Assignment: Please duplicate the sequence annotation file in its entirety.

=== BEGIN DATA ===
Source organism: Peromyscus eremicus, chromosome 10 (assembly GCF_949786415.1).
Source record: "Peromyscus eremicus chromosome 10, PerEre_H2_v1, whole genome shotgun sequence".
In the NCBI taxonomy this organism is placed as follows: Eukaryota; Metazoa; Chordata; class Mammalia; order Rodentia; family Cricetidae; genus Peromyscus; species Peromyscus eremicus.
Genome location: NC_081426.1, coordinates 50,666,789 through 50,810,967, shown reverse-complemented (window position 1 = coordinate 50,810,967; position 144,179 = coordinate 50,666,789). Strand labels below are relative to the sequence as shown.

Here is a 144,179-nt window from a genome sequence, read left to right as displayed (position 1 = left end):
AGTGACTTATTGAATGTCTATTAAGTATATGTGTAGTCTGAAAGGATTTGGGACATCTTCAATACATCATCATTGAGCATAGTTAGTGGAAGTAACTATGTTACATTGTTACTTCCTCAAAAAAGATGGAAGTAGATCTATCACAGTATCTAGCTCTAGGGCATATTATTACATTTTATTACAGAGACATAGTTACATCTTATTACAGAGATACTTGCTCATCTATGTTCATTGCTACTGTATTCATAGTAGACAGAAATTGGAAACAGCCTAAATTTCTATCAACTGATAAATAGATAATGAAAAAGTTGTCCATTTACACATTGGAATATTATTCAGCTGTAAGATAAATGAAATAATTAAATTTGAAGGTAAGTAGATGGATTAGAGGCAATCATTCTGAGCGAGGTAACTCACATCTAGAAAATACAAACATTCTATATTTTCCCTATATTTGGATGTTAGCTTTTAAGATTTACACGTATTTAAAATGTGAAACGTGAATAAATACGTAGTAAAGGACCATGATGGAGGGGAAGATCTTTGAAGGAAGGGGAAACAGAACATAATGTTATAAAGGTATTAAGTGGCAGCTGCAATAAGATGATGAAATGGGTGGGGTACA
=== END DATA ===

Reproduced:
Source organism: Peromyscus eremicus, chromosome 10 (assembly GCF_949786415.1).
Source record: "Peromyscus eremicus chromosome 10, PerEre_H2_v1, whole genome shotgun sequence".
In the NCBI taxonomy this organism is placed as follows: Eukaryota; Metazoa; Chordata; class Mammalia; order Rodentia; family Cricetidae; genus Peromyscus; species Peromyscus eremicus.
Genome location: NC_081426.1, coordinates 50,666,789 through 50,810,967, shown reverse-complemented (window position 1 = coordinate 50,810,967; position 144,179 = coordinate 50,666,789). Strand labels below are relative to the sequence as shown.

Here is a 144,179-nt window from a genome sequence, read left to right as displayed (position 1 = left end):
AGTGACTTATTGAATGTCTATTAAGTATATGTGTAGTCTGAAAGGATTTGGGACATCTTCAATACATCATCATTGAGCATAGTTAGTGGAAGTAACTATGTTACATTGTTACTTCCTCAAAAAAGATGGAAGTAGATCTATCACAGTATCTAGCTCTAGGGCATATTATTACATTTTATTACAGAGACATAGTTACATCTTATTACAGAGATACTTGCTCATCTATGTTCATTGCTACTGTATTCATAGTAGACAGAAATTGGAAACAGCCTAAATTTCTATCAACTGATAAATAGATAATGAAAAAGTTGTCCATTTACACATTGGAATATTATTCAGCTGTAAGATAAATGAAATAATTAAATTTGAAGGTAAGTAGATGGATTAGAGGCAATCATTCTGAGCGAGGTAACTCACATCTAGAAAATACAAACATTCTATATTTTCCCTATATTTGGATGTTAGCTTTTAAGATTTACACGTATTTAAAATGTGAAACGTGAATAAATACGTAGTAAAGGACCATGATGGAGGGGAAGATCTTTGAAGGAAGGGGAAACAGAACATAATGTTATAAAGGTATTAAGTGGCAGCTGCAATAAGATGATGAAATGGGTGGGGTACA